Conflict & Separation
Conflict and Separation – It comes as no surprise that January is the month of the highest number of divorce petitions. This time of year, far from being festive and joyful, is the most contentious time for many couples and families. Frequently, what has been festering unspoken for the rest of the year, and maybe years before, is brought to the surface through the demands we place on ourselves and each other at Christmas.
I remember with crystal clarity, the agonising months and years of trying to decide just how long it was reasonable to stay in a marriage where I was so lonely. Eight years, on and off, of couples’ counselling, no intimacy and no movement, long walks where I begged for connection, the time I was yelled at by one of the villagers for startling her when I was wailing like a banshee on the hill outside the village, thinking I was alone and in despair.
And yet, we had a small child..I had failed once before…my friends were (apparently) all happily married..what would anyone think of me? How could I do this to my daughter?
The questions swirled round and round for literally years. I did a coaching course. We had to find subjects on which to be coached. I tried desperately to find things that were manageable and not related to possible separation. I failed miserably.
Facing ourselves honestly
Perhaps the most difficult thing to face in considering sundering an important relationship, and particularly a marriage, is what we have wanted to believe about ourself, and what we have wanted others to believe about us. If we are the one who is choosing to walk away, we potentially face the wrath and judgment of society, of friends, of family. Our place in the fabric of life.
Avoiding making the decision
It took probably four years for me to find the courage to separate. And I will acknowledge that at some point in those four years, I made a conscious decision to have an affair to try and meet some of my needs and keep my marriage together. I have worked with people for decades now, and I am aware of how many different (and frequently unhelpful) things that people do to try and stay in unhappy marriages. And they all have consequences.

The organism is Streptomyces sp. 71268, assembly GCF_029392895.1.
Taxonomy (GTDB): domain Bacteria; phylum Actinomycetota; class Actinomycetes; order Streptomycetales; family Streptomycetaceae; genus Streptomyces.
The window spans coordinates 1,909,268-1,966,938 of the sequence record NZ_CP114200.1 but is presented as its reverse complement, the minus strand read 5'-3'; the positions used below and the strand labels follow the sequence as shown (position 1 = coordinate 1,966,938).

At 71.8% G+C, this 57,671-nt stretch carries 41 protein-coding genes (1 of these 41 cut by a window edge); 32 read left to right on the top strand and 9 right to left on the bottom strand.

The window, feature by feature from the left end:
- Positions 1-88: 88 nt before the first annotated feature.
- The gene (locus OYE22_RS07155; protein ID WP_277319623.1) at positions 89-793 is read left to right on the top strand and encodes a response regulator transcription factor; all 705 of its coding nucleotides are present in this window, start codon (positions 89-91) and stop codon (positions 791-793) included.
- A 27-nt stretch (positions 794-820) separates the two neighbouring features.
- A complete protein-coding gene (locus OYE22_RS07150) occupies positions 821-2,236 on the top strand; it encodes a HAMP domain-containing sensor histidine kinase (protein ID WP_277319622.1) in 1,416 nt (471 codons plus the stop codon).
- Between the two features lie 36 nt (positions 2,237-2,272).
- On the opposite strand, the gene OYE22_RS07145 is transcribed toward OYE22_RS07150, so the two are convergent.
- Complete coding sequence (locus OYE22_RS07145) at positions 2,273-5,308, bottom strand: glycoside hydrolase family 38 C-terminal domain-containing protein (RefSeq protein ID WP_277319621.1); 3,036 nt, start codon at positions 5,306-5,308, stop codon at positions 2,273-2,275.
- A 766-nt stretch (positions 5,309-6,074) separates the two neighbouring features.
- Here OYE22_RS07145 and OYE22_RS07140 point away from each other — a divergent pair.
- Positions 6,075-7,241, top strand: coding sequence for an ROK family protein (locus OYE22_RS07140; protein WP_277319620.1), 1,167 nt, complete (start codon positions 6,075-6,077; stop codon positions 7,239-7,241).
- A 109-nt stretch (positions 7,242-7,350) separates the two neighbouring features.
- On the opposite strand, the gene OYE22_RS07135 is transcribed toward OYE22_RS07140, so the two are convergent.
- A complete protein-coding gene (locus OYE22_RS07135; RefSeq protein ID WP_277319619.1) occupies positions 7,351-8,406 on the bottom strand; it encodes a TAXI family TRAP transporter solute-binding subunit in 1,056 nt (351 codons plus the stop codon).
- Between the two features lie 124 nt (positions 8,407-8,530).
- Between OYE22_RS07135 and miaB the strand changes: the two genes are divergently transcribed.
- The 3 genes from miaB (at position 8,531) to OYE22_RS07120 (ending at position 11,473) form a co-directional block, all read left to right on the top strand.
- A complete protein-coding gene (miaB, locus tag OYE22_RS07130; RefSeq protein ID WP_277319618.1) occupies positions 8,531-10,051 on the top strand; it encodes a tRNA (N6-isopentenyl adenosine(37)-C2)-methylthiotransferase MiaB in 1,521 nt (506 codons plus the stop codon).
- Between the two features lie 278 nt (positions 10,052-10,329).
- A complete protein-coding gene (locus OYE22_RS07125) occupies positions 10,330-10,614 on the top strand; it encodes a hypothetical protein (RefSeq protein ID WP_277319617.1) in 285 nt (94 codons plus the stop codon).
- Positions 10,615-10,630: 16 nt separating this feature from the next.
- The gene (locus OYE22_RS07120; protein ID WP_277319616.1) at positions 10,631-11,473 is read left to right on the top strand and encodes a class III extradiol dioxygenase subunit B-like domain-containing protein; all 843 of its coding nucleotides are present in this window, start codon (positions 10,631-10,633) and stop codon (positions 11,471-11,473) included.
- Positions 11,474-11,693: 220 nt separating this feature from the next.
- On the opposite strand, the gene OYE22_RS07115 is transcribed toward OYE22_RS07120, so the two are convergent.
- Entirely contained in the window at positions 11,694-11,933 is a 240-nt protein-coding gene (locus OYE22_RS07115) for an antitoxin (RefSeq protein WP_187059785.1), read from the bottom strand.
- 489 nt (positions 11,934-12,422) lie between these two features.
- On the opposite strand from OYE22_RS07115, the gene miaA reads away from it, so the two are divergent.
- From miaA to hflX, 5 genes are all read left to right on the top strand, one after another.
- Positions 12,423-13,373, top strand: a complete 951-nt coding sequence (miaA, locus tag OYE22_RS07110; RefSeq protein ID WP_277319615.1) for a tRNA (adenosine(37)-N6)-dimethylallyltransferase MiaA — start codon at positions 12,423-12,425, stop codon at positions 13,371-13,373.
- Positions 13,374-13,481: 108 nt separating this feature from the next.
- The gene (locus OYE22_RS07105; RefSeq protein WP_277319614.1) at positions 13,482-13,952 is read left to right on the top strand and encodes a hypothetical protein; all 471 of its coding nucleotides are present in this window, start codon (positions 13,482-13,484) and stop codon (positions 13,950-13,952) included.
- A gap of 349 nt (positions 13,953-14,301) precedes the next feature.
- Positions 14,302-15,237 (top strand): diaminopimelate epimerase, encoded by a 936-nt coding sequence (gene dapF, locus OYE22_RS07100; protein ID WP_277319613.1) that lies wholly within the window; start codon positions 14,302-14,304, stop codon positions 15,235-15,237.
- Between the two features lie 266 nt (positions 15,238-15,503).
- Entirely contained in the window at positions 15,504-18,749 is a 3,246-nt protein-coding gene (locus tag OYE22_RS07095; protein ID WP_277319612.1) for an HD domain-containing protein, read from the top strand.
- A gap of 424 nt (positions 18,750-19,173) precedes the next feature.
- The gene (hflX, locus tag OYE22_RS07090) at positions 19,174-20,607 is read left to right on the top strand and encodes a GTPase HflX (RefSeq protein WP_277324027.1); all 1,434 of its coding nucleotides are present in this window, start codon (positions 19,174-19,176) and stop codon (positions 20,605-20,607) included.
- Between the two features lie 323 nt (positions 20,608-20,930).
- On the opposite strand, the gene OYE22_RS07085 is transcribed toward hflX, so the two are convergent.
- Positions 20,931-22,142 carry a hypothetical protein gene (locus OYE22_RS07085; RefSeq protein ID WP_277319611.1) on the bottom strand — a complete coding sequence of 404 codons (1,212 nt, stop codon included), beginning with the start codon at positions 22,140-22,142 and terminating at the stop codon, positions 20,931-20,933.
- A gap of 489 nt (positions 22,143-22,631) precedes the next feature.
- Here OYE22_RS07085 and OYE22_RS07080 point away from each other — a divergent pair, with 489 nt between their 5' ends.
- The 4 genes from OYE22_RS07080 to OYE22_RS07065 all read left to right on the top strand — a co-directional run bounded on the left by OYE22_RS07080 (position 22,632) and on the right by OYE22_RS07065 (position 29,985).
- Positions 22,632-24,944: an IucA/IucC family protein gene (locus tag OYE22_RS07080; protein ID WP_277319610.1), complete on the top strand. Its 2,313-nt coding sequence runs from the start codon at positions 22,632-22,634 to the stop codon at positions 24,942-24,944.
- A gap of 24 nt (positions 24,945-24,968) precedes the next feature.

Facing the Consequences
One of the biggest consequences of my prevarication was the collapse of the housing market and the subsequent financial insecurity I have faced since. Yet I also know that I did not have the necessary resolve until I did. Some of that comes with the accumulation of a thousand daily proofs, that at some point becomes sufficient evidence to act. Like the straw that broke the camel’s back, the final tipping point may seem, of itself, strangely insignificant.
Things do not turn out as you may expect. For years, one of the things holding me back was concern for my husband’s emotional state of wellbeing. He had experienced significant loss and difficulty in his childhood, and I feared for his ability to survive this one. Yet he was dating again within a few months, and had found ‘the one’, in less than six. Whereas I have lived alone for many years, lacking the courage to face further heartbreak.
However, the judgment I experienced, was far less than I had feared. Mostly it came from those who, for whatever reason, felt themselves trapped in an unhappy marriage and unable to break free. My experience has been far more, that friends, colleagues and clients have felt free to unburden themselves to me, knowing what I have faced in myself and in my life.
Experiment with Changing your beliefs
I am fortunate in that, despite the fact that my life has not turned out as I may have hoped or expected at the time, I have never regretted my decision. But often it is not our situation that needs to change. It is our beliefs and our attitude. I would strongly advocate that you explore all possible avenues before making any irreversible decisions. A practical application of this would be to ask yourself the following question when debating what to do in particular situation: “If I did not feel trapped/stuck, what would I do in this situation?’ Sometimes the answer may surprise you.
If any of this resonates with you, I highly recommend finding professional support. Friends and family are good, but will often have their own agendas in advice they may feel impelled to offer. Of far greater assistance, is a non-judgmental ear which will allow you to plumb the depths of your understanding of yourself and your situation, allowing you to find your own internal resolve for movement or for staying.
If reading is something you find helpful, I can highly recommend Esther Perel. She has written two deeply insightful books, ‘Mating in Captivity’, and ‘The State of Affairs’, she has numerous YouTube videos and a podcast that examines these complex human relationships with empathy, warmth and understanding. https://www.estherperel.com/. If you want to get in touch with me, I offer online and in person coaching. https://www.creativetransformation.org.uk/
Whatever you are experiencing, you are not alone. I wish you courage, patience, determination and compassion for both yourself and those with whom you have lost the way.